Graduation Year


Document Type




Degree Name

Doctor of Philosophy (Ph.D.)

Degree Granting Department

Civil and Environmental Engineering

Major Professor

Sarina J. Ergas, Ph.D.

Committee Member

Norma Alcantar, Ph.D.

Committee Member

Kamal Alsharif, Ph.D.

Committee Member

Treavor Boyer, Ph.D.

Committee Member

Jeffrey A. Cunningham, Ph.D.


Anaerobically digested swine centrate, bioregeneration, nitrification inhibition, simultaneous nitrification-denitrification, zeolite pretreatment


Anaerobic digestion (AD) has been shown to be an effective technique for energy recovery and stabilization of livestock wastes, municipal sludges and industrial wastewaters. However, further treatment is required to remove nitrogen from AD effluents to avoid detriments to surface and ground waters. The high free ammonia (FA) concentrations present in AD effluents can inhibit nitrification processes in conventional biological nitrogen removal (BNR) systems. The overall goal of this research was to develop a process for removal of nitrogen from AD swine waste (ADSW) effluent. The proposed solution was to incorporate particulate chabazite, which has a high cation exchange capacity, into a sequencing batch reactor (SBR) to adsorb ammonium and therefore ease nitrification inhibition. The process developed is called a chabazite-SBR. Three research questions were used to guide this research.

First question (Chapter 3): How does chabazite pretreatment with groundwater (GW) affect the kinetics and cation exchange capacity during ammonium (NH4+) uptake? Kinetics and isotherm batch tests were performed with GW pretreated chabazite. In addition, sodium chloride (NaCl), and deionized water (DI) pretreated chabazite was included for comparison because these are typically used pretreatment methods. The Ion Exchange (IX) isotherm model was used to calculate the cation exchange capacity and the pseudo-first and film diffusion kinetics models were applied to quantify the effect of the pretreatment on the reaction rate. Results showed that the exchange capacity was slightly higher for GW pretreated chabazite compared with the other common pretreatment strategies; however, the enhancement was not significantly different. The kinetics of NH4+ uptake during the first four hours of contact was significantly improved by GW pretreatment when compared with other common pretreatment strategies. This was caused by an enhancement in film diffusion mechanisms. The findings of this first part of the research were important because it was shown that NaCl pretreatment is not needed to improve the kinetics and cation exchange capacity of chabazite.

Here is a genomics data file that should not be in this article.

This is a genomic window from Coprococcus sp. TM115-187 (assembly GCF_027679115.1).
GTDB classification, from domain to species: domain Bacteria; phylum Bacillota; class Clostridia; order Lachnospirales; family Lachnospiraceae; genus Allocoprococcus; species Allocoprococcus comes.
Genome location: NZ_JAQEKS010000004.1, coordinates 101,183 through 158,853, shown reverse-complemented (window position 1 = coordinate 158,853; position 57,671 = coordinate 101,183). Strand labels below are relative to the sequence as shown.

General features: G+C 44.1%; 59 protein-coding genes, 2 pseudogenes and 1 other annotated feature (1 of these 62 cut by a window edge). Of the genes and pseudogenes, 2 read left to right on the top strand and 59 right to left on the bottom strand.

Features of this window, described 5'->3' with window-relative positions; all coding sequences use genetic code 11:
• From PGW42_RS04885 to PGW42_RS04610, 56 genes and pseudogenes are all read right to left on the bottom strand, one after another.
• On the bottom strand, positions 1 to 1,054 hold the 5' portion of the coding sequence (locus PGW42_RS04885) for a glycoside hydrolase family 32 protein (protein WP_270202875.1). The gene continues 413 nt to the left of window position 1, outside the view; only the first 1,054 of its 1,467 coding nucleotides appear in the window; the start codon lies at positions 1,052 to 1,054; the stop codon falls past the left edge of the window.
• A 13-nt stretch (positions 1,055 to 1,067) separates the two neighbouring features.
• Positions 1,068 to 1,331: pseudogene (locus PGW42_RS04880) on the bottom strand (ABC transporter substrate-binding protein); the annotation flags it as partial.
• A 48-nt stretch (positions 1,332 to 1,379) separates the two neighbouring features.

Second question (Chapter 4): How does addition of chabazite to ADSW centrate affect nitrification rates? Nitrification batch test with varying NH4+ concentrations were performed to identify the inhibitory NH4+ concentration. Additional nitrification batch tests treating real and synthetic waste with initial NH4+ concentration of 1,000 mg-N L-1 with added zeolite were performed. For the mixed liquor tested in this study, NH4+ concentrations must be maintained below 200 mg-N L-1 to relieve nitrification inhibition. Treatment of ADSW centrate requires a chabazite dose of 150 g L-1 to ease FA inhibition of nitrification. The rate of nitrification increased, by approximately a factor of 3, when chabazite was added to a batch reactor treating high NH4+ strength wastewater. However, Na+ release from the chabazite also plays a role in nitrification inhibition. The findings of this part of the research showed the potential for using chabazite for overcoming FA inhibition of nitrification during treatment of high NH4+ strength wastewater.

Third question (Chapter 5): How effective is the chabazite-SBR in removing total nitrogen concentrations from ADSW centrate? A chabazite-SBR was operated for 40 weeks (cycles) to study the TN removal efficiency with varying carbon source. The efficiency of IX was also monitored over time. The chabazite-SBR process achieved stable TN removal from ADSW centrate during the 40 weeks of operation. Simultaneous nitrification-denitrification reduced chemical input requirements. Addition of an external organic carbon source at a rate of 3.2 g-COD g-N-1 resulted in maximum TN removal. An overall TN removal efficiency of 84% was achieved, with specific nitrification and denitrification rates of 0.43 and 1.49 mg-N g-VSS-1 hr-1, respectively. The IX stage of the chabazite-SBR was able to reduce FA concentrations to below the inhibitory level for nitrification inhibition over 40 chabazite-SBR cycles with no loss in IX efficiency over time and no fresh zeolite added to the reactor.